Liquid Casing is a partnership between four musicians from Houston, TX. Inspired by the likes of Godspeed You! Black Emperor, Cursive, Mogwai, Russian Circles, and The Mars Volta, Liquid Casing has developed their own sound focused on dynamics, the ebb and flow of song structure, and vibrant rhythm. Liquid Casing’s new album, A Separate|Divide, explores the politics of division and seeks to expose our lack of unity and its consequences. Composed of 9 tracks that sonically weave in and out of each other, a broad picture is painted of Man’s exploitative use of arbitrary divides. While the concepts and lyrics strive to confront the intellect, the music goes straight for the gut.
Liquid Casing was formed in Corpus Christi, TX by Alvaro, Matt, and Sean back in 1992. As a three-piece, we wrote original songs and interspersed them amidst many cover songs. There were few shows, fewer fans, and no deli trays. However, music is a strange creature that lures many into doing its bidding with little material reward. Songs such as Patria O’ Muerte, Che, Come on Inside, and Bass 1959 were insatiably rocked out. Around 1997, Sean departed the band, and the remaining members soldiered on as a two-piece. This was new territory as there was no White Stripes to lead the way. We were now just plain weird. Void Lenses was released in the summer of 1997 on tape (pure analog!) and included 22 songs of horribly wonderous 4 track mayhem. As a two-piece, several rocking shows were notched squarely in our belts. By 1999, our sound and style had become more focused. The song writing was tighter and more elaborate. The sophomore album, Exiting the Infinite Corridor was released in the summer of ’99. We were poor, so the recording was as low budget as a band can get, single takes, no-overdubs, our parent’s stereo equipment, enough said. At this point, our shows started to become more dynamic (Alvaro rolling around on the ground….you get the point), and we started to branch out to other cities.
Around 2000, Alvaro relocated to Houston and Matt went to Austin, and depression set in since no music could be made. However, we perservered and found a way to rock out despite being in separate cities. This work resulted in the album, The Sun…After the Great Uproar, 2001. The album was the first of many concept albums that we would go on to make, this one had to do with technology in a capitalist society. We started playing in both Austin and Houston and in our travels we met Okikiolu. He started playing with us almost instantly and we forged a new sound. While having a sax player in a band has been done before, melding a free jazz/punk rock sound without sounding silly is quite an accomplishment. This sound was debuted on The Campaign (2003), another concept album, this time about war. At the same time we had put together another album of instrumentals called Storm the Palace EP (2004). This was a chance for the band to develop its musical chops. Though it was difficult to record two albums at the same time, it was fun to spread our wings. The other thing that helped is that we put together our own recording studio, Red Flag Studios. This has allowed us to take our time, learn the ins and outs of recording without wasting our money and other people’s time. We also feel obligated to help other young and upcoming bands by recording them and putting out their music. We worked with The Miyagis, Westborn (they’re getting pretty big these days), Death Carpet Trio, and Wu Liao. It’s fun working with other bands, especially using them as our guinea pigs as we unravel twisted cords and weird effect units in the studio. They certainly helped us learn how to record.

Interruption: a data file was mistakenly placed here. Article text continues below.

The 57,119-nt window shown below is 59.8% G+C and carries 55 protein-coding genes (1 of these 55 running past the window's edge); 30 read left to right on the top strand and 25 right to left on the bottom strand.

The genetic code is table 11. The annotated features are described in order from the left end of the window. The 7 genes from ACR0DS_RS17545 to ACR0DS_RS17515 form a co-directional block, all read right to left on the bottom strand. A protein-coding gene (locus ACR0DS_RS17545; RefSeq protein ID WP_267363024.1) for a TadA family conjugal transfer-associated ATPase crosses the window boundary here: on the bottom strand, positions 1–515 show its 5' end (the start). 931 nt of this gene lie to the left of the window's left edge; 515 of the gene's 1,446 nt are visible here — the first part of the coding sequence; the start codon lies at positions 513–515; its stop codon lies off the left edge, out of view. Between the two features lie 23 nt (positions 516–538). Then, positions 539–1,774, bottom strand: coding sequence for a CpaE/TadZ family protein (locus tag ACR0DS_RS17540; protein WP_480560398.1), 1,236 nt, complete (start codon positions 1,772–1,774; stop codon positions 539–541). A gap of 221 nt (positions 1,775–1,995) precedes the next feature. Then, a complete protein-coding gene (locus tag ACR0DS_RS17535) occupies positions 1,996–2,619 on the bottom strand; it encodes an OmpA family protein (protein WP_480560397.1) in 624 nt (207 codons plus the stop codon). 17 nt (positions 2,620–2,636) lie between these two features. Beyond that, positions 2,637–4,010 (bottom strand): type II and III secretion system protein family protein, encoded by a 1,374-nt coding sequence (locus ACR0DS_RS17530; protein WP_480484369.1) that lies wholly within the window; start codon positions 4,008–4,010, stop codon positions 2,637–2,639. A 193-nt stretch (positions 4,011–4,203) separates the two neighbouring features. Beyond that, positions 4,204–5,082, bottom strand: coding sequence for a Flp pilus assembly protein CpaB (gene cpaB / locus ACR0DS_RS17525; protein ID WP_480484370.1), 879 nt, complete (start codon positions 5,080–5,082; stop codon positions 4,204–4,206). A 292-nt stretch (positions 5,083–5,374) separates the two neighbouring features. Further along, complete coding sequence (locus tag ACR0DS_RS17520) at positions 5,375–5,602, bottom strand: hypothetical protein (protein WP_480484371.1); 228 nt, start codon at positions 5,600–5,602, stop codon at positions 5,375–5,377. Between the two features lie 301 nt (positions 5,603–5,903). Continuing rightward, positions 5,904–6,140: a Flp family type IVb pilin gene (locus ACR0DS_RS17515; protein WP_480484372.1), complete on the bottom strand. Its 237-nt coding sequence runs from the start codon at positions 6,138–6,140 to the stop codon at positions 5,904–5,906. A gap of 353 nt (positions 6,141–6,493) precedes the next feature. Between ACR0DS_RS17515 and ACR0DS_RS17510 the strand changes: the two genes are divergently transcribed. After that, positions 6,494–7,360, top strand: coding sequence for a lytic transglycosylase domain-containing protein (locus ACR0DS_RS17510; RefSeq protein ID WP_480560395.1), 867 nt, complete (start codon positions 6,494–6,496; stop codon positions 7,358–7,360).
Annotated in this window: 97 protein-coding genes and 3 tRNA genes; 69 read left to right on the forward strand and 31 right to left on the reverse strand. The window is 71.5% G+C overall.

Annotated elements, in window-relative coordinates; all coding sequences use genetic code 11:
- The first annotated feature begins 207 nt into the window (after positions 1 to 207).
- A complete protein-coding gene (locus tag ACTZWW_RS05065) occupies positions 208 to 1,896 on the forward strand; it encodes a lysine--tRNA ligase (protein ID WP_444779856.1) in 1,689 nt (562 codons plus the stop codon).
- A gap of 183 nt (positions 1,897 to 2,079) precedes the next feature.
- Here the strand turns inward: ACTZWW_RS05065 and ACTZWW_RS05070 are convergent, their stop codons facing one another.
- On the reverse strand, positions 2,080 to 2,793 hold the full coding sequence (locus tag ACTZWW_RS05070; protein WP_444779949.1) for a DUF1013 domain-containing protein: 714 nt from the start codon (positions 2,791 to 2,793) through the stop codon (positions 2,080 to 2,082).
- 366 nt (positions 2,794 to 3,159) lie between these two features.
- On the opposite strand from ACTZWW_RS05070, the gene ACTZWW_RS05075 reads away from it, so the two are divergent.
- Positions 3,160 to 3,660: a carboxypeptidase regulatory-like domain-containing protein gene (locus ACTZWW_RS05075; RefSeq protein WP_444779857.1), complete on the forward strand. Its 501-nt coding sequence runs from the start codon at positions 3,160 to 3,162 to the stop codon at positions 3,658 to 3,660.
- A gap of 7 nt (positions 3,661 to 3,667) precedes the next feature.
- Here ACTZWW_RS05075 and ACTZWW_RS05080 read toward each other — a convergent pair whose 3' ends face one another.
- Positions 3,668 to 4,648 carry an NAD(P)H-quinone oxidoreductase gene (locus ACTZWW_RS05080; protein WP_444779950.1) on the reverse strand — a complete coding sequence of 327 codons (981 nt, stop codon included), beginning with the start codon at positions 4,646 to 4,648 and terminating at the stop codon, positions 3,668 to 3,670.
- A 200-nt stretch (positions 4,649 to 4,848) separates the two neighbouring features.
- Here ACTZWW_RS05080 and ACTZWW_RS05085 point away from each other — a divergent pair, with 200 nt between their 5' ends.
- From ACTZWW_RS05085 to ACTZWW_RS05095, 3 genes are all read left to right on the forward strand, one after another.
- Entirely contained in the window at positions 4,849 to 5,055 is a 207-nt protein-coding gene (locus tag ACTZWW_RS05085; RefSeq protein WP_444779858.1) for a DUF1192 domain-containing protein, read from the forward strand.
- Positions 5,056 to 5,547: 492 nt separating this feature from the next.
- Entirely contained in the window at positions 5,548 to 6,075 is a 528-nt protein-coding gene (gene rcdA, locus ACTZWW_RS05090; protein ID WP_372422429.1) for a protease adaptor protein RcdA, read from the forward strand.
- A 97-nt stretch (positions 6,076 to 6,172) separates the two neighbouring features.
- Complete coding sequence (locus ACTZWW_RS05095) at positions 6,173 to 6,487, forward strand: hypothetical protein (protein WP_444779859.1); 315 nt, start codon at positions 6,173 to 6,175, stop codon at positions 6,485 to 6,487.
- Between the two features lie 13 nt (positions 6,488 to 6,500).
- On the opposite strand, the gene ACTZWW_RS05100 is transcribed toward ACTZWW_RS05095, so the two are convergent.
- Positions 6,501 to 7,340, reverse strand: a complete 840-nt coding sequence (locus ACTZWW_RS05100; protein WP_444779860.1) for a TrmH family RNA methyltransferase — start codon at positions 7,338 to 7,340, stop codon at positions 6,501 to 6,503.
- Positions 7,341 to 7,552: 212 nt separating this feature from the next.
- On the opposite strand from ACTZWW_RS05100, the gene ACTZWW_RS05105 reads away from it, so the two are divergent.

Another way to learn how to record is to forget songwriting and just record in the most bizarre means available. We executed this to perfection and it resulted in the How Do You Give A Name to the Unexplainable (2004) album. For the next couple years we rocked out shows and worked on new material which ultimately became An Empty Sparking Light (2007). This album was extremely difficult to conceive and put to tape (we record digital now, but it’s still hip to refer to “tape”). This album was larger in scope involving more musicians and also incorporating recorded interviews into the music. As a concept album, the target this time was the media. An easy target, but still necessary to confront. Once we finished the album, we set out to enlarge our sound, so we teamed up with Jim and somehow along the way we have doubled the size of our happy little band.
In 2009, after many years of steadfast drum-pounding, Matt amicably parted ways with the band. Liquid Casing scoured the Earth in search of anyone who could fit our ecclectic little band. After several months, we found John Pitale knockin’ on our door. Since then, we have been playing shows all over Houston, and working on a new album to be released in Summer of ’13.
So come out and see one of our shows if you get a chance, you might enjoy yourself and roll around on the ground.